Affordable housing, namely the lack of it in the township, was perhaps one of the biggest concerns to emerge from this year’s municipal election in Wellesley. Particularly for young families looking to start life in the township on limited incomes and seniors hoping to find smaller and more affordable quarters in their home communities, the options were seen as limited.
To that end, the township is considering allowing the creation of second units on lots as a possible solution.
Better known as basement apartments, in-law suites, coach houses and granny flats, a second unit is defined as a self-contained dwelling created within, or adjacent to, an existing home. The units would by necessity require their own amenities, such as a bedroom, kitchen and full washroom, and may be rented out as distinct homes.
Wellesley councillors this week gave the go-ahead for public consultations to begin instituting second units in the township.
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“Second units can increase the stock of affordable and smaller scale rental units in municipalities, and can be used by homeowners as a tool to offset the rising costs of home ownership,” noted director of planning Geoff VanderBaaren in a report to council.
Second units are by no means a new phenomenon, but their introduction to the Wellesley Township would require a significant amount of legwork. Under provincial legislature, the township would be required have to draft a policy framework for second units, along with a set of bylaws that would regulate how these units operate.
Currently, township bylaws exist for a similar type of housing – officially referred to as a “converted dwelling.” A converted dwelling is a semi-detached house that is converted or partitioned into multiple livings spaces. The challenge, however, is that there are limited rules for how these dwellings are made, as well as the requirements that need to be met.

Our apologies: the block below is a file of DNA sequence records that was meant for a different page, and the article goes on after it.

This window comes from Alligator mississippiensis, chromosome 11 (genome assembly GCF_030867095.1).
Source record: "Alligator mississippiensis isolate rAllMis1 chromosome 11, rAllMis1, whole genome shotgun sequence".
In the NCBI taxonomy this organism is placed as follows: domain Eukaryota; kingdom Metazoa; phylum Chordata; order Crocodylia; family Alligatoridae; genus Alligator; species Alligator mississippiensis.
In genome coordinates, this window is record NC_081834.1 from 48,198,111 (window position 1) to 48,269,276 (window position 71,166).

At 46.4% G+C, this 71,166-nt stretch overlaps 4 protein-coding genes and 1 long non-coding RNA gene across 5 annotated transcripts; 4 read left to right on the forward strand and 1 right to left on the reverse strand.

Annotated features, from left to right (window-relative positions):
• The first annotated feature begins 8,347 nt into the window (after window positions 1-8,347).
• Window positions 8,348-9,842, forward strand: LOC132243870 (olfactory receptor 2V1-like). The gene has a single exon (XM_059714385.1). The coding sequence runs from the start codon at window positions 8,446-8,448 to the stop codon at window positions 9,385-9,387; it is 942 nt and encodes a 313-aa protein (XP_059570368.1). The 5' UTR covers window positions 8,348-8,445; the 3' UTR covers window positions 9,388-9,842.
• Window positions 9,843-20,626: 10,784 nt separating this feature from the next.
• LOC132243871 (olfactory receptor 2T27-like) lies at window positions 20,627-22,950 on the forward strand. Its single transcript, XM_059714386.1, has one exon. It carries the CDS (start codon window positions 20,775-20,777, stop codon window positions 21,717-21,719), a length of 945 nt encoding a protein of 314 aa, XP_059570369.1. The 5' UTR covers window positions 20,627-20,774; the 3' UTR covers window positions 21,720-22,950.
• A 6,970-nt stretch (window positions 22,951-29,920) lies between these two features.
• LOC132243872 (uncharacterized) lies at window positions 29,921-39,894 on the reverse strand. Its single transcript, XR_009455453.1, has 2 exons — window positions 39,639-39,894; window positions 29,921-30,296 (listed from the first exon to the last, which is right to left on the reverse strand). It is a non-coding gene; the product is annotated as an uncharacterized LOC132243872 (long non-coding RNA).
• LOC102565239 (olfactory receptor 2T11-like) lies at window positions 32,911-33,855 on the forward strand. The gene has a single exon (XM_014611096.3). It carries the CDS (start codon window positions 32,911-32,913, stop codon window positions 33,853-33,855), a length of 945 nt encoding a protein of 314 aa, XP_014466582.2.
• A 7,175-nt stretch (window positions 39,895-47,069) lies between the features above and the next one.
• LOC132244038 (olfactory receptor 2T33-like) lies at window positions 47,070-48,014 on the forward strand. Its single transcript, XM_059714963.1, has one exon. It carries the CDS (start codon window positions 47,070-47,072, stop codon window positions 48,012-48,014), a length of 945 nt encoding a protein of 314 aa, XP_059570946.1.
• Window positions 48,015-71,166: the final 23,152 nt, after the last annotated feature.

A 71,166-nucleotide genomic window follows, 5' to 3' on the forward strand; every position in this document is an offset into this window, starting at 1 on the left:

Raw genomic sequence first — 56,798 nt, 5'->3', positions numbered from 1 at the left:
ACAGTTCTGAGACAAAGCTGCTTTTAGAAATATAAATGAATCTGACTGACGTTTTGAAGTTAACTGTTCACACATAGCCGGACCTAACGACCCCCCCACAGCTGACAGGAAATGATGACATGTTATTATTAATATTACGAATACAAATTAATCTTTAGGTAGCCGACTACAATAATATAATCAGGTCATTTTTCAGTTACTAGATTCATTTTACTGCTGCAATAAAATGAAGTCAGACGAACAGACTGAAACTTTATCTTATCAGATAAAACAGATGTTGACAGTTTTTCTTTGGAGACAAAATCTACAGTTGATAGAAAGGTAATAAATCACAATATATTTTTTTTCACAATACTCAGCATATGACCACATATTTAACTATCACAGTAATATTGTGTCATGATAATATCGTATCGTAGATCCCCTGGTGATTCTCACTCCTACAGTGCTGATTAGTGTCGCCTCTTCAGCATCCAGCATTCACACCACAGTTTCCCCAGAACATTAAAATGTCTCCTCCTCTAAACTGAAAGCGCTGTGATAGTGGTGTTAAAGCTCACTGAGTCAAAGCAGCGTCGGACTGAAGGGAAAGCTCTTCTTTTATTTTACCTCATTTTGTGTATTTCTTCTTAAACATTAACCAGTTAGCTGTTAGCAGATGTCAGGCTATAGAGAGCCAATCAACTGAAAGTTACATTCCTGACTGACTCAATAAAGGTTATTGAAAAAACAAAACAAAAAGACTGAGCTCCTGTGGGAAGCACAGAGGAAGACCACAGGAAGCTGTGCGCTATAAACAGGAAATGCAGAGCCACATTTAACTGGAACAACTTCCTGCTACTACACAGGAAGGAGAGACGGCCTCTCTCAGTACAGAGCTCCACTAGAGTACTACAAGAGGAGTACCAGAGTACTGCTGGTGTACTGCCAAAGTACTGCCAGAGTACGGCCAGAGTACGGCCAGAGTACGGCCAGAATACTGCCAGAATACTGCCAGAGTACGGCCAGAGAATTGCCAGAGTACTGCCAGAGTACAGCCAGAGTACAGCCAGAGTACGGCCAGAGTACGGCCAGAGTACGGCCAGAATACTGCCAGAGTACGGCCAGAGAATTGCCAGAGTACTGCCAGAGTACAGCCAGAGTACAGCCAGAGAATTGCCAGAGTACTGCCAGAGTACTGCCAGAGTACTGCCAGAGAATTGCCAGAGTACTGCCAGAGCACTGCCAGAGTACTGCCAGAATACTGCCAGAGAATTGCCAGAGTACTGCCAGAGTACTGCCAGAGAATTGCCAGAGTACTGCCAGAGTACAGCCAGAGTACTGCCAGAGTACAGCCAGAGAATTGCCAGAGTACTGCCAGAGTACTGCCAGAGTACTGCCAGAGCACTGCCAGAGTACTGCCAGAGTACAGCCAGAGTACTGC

Introducing clear bylaws for second units in the township would allow housing developers to construct their own second units – such as basement apartments – right into their new buildings.
The bylaws would also set out the requirements for amenities such as washrooms and kitchens, and municipal services such as water and hydro services. A second dwelling would most likely also be required to have its own separate entrance from the main dwelling on the property, and might also be required to offer parking, suggested township staff.
Further regulations might also require all second units to be licensed with the township, and could be subject to periodic inspections to ensure they’re following building codes. However, township staff noted that a registry could discourage property owners from creating their own second units, defeating some of the purpose of the changes.
At the moment, the rules being proposed for second units are only demonstrative. Much about how the final set of bylaws will look will depend on the upcoming public engagement process.
As part of the provincial legislature, a statutory public meeting would be held on the rules and regulations for second units in the township, while multiple stakeholders in the community, including the regional government, would need to be consulted.